Ethnic:  The best in this category, and the best restaurant on the island in my opinion, is Indian Wok.  They serve Asian-inspired food and are also your best bet if you or your friends are vegetarian.  No worries, they have great meat dishes, too.  If you’re craving a salad, the Asian salad is AWESOME.  It is the only salad served in a restaurant on the island that has mixed greens (bought from nearby Roatan where it’s grown hydroponically, also available for purchase in bags at Bush’s).  You’ll find them next to Parrot’s Dive Center and Tranquila (one of the most popular bars on the island).  For Italian your only option is La Piccola.  The pasta dishes are reportedly prepared daily and are quite good.  They also serve some very tasty bread and have some decent wines.  El Picante advertises themselves as a Mexican restaurant, but that really means it’s Gringo-version Mexican.  The chips are pretty good, and they have some wonderful mixed drinks (try the Chimpanzee or the 800-pound gorilla).  Also a great place for sunset views while dining or drinking.  You’ll find them in the bright yellow building next to the bank.  Che Pancho’s is located at the bookstore/video rental store/cinema.  They serve South American-inspired food as well as Tigger’s local favorite of a bacon hotdog.  They are also my top choice for licuados (basically a smoothie or blended fruit drink).  My favorite meal to get there is the milanesa a caballo (chicken schnitzel served with 2 eggs sunnyside-up resting on top).

Cheap eats:  Want something fairly cheap but don’t care if it’s pretty much American-style food?  Big Mama’s has some excellent chicken poppers and chicken fingers.  I also like their mashed potatoes with gravy.  They’re super nice people and very family friendly.  Seven Seas has better fries and makes a wonderful bacon cheeseburger.  During hot weather they also serve shaved ice treats outside the restaurant.  Blue Shore Cafe has pretty good food with a menu that changes regularly and also has a nice selection of rum infusions.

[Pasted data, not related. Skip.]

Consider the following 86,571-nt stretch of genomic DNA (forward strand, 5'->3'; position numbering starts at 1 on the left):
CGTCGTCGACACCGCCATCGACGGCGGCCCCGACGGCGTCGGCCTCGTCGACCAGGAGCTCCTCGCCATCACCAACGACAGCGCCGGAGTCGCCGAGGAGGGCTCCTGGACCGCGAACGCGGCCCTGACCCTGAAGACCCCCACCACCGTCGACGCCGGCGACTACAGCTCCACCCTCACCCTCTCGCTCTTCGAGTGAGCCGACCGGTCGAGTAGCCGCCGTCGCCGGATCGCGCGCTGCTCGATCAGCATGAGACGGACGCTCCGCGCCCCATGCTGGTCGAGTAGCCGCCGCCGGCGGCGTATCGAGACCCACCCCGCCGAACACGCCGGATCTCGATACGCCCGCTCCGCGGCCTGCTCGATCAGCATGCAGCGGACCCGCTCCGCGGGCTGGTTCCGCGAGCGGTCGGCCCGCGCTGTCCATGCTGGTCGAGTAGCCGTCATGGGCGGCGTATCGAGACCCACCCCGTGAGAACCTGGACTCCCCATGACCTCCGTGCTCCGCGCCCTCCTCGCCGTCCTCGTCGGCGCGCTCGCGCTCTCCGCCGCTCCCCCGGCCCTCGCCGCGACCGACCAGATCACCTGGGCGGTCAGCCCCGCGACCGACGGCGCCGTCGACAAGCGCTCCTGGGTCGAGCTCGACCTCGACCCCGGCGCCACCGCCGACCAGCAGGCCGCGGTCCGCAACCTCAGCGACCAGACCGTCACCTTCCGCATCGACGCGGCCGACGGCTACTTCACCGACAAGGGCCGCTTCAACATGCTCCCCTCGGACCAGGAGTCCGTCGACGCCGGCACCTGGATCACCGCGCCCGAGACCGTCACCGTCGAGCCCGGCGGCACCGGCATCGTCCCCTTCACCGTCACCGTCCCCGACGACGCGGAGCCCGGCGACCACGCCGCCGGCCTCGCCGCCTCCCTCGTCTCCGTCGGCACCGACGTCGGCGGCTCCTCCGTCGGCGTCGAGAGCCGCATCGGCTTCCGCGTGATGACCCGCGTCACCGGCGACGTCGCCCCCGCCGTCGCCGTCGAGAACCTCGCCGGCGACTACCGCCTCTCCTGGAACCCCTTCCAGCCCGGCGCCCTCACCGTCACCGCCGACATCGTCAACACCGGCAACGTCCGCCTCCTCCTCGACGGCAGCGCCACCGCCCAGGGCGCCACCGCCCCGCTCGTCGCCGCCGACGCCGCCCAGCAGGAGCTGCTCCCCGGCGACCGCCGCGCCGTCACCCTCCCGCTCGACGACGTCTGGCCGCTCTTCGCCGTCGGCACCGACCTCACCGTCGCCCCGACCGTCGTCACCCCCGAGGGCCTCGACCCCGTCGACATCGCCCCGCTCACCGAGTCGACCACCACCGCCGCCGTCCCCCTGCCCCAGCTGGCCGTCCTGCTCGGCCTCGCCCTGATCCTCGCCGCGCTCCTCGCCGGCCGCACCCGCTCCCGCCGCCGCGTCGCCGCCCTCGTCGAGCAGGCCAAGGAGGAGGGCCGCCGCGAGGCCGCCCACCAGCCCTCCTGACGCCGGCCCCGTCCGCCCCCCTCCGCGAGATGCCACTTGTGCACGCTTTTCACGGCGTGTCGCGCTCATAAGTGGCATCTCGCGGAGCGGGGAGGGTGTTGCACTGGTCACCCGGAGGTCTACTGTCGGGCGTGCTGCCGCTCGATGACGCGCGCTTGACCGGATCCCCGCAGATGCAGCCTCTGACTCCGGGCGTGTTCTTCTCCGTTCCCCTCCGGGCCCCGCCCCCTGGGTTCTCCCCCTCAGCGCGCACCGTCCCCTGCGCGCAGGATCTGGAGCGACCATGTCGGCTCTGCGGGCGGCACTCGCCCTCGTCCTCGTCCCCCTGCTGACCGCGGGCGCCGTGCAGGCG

Breakfast:  Munchie’s and Buccaneer’s serve American breakfasts, as well as continental and tipica styles, and really that’s the only time we go to either one.  The prices are higher, they add on a 10% service fee, plus the 12% government tax, food is completely average, and the service is usually slow and poor.  At Buccaneer’s Tigger’s favorite breakfast is the American and mine is the Two Tank.  Thompson’s Bakery is an excellent breakfast choice.  If you’re jonesing for a bagel, though, head down to Camilla’s Bakery (aka Pizza Nut at 5 PM).  They’re made fresh every morning and are pretty tasty.

Ice Cream:  It gets hot in the Caribbean.  The best ice cream shop we’ve found on Utila is Kob’s located in the Bambino’s grocery store.  They typically shut down during the biggest lull in the tourism season (October through most of January), though.

My top 2 restaurant recommendations are Indian Wok and RJ’s.  If you don’t mind a bar scene, then Skidrow is another great option.  Want to cook at home? No problem. We’ll cover that in a later post.

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2 Comments

  1. Although I’m not a big fan of Honduras, I had a really great time in Utila and the food was surprisingly good for such a small island.

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    • If it wasn’t for Utila, we definitely would’ve been on our way a LOT sooner.